Toyota launches Sora production model fuel cell bus

by Autocar Pro News Desk , 28 Mar 2018

Toyota Motor Corporation has begun sales of the Sora, the first fuel cell bus (FC bus) to receive vehicle type certification in Japan. Sora is an acronym for Sky, Ocean, River, Air, representing the earth's water cycle.

The automaker expects to introduce over 100 fuel cell buses, mainly within the Tokyo metropolitan area, ahead of the Olympic and Paralympic Games Tokyo 2020.

In line with its overarching aim of creating a bus that works for and supports society, the Japanese automaker has leveraged the Toyota Fuel Cell System (TFCS) in the Sora for its environmental friendliness and ability to serve as a power source in the event of a disaster. The Sora features human-centric universal design and functions.


The Toyota Fuel Cell System (TFCS), which was developed for the Mirai fuel cell electric vehicle (FCEV), has been employed to realise high environmental performance with no CO2 emissions or Substances of Concern (SoC) emitted when in operation, as well as quiet comfort with minimal vibration.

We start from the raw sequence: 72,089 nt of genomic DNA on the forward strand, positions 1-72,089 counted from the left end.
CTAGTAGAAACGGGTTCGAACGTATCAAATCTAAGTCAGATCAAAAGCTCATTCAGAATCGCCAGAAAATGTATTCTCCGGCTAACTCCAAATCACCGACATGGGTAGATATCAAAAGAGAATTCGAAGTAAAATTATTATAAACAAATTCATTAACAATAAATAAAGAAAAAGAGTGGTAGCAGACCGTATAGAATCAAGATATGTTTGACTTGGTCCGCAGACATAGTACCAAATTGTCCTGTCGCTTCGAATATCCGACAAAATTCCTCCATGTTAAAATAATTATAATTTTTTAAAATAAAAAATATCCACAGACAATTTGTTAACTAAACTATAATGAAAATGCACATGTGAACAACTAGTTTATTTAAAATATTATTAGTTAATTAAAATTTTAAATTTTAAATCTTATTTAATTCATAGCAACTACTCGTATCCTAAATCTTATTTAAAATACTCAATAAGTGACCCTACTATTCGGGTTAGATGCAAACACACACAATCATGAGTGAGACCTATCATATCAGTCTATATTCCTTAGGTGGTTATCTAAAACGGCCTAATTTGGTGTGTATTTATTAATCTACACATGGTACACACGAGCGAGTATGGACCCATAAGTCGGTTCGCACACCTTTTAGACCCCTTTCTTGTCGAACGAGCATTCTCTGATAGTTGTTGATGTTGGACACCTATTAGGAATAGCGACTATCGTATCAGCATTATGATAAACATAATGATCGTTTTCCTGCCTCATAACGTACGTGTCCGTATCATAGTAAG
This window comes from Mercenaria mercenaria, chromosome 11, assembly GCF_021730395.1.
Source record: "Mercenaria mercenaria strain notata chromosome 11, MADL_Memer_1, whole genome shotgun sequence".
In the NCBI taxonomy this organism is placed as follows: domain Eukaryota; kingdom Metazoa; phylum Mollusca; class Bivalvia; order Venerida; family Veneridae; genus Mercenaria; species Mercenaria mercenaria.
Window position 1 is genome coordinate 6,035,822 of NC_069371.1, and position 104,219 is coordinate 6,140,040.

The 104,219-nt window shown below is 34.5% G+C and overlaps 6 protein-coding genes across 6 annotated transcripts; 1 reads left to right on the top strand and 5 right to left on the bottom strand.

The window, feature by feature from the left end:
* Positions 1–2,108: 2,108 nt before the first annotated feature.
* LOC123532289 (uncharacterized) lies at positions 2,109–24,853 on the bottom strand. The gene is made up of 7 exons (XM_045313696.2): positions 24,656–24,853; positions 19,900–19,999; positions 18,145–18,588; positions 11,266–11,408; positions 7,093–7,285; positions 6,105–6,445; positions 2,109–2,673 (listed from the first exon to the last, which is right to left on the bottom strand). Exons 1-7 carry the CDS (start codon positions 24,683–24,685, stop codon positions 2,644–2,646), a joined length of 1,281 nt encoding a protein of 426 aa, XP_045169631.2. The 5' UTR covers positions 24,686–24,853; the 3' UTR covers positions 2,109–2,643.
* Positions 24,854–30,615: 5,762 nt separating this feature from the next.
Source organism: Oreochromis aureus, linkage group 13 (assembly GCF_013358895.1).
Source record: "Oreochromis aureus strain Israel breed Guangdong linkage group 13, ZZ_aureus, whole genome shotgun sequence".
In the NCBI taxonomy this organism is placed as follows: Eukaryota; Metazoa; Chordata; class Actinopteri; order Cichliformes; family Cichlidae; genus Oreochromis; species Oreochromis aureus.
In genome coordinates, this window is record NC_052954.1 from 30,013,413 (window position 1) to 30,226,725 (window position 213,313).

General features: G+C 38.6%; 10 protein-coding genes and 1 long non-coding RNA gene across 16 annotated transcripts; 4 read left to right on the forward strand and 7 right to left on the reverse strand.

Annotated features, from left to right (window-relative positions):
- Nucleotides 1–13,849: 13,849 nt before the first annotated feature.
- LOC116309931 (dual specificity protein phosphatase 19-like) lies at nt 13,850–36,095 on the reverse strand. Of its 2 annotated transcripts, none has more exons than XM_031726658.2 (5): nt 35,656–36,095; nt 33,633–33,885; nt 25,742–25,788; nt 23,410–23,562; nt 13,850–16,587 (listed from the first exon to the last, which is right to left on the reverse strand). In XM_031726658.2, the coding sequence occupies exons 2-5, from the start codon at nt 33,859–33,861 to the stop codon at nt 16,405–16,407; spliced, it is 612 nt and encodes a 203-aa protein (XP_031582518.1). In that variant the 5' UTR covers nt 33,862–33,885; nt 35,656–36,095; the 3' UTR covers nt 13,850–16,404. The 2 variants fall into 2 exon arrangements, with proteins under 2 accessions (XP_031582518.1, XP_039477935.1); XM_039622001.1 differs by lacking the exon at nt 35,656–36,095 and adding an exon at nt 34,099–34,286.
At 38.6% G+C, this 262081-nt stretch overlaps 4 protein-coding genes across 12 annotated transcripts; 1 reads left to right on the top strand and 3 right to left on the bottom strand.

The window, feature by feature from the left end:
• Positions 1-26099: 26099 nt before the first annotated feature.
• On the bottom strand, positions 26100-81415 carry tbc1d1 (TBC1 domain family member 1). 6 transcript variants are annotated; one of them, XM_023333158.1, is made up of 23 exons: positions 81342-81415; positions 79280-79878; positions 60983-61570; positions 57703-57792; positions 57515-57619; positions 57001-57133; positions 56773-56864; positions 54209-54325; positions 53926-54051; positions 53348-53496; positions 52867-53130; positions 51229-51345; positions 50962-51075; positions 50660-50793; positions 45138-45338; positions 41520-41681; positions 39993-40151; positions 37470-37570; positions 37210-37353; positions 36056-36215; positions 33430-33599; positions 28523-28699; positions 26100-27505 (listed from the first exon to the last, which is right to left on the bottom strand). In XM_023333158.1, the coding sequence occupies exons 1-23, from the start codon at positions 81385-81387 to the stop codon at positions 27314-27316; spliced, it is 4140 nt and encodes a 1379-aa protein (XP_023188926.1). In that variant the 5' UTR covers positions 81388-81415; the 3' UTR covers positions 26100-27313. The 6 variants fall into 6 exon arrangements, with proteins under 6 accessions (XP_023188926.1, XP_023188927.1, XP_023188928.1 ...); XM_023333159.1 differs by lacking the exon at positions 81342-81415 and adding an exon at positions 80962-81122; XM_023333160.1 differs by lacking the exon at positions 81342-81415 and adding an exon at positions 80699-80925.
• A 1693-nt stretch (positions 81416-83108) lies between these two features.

The Sora is equipped with a high-capacity external power output device, which can provide high output and a large capacity of electricity supply (9 kW maximum output, and electricity supply of 235 kWh) and has potential use as an emergency power source following disasters.


The Sora has horizontal seats with an automatic storage mechanism, a first in Japan. The Sora's seats are automatically stored when not in use, improving comfort and convenience for passengers with strollers and wheelchairs as well as other passengers.

Eight high-definition cameras fitted inside and outside the vehicle detect pedestrians and bicyclists around the bus providing a field of vision support camera system. When at bus stops, the system warns the driver of surrounding pedestrians and bicyclists through sound notifications and images thereby improving safety.


The acceleration control function suppresses sudden acceleration and enables smooth acceleration from complete stops in consideration of the safety of standing passengers. Also, as the bus is not motor operated, there is no gear shifting, resulting in minimal lurching.

The design pursues stereoscopic shaping that significantly differs from the hexahedron (box shape) of conventional buses. It also uses LED technology for the front and rear lights.

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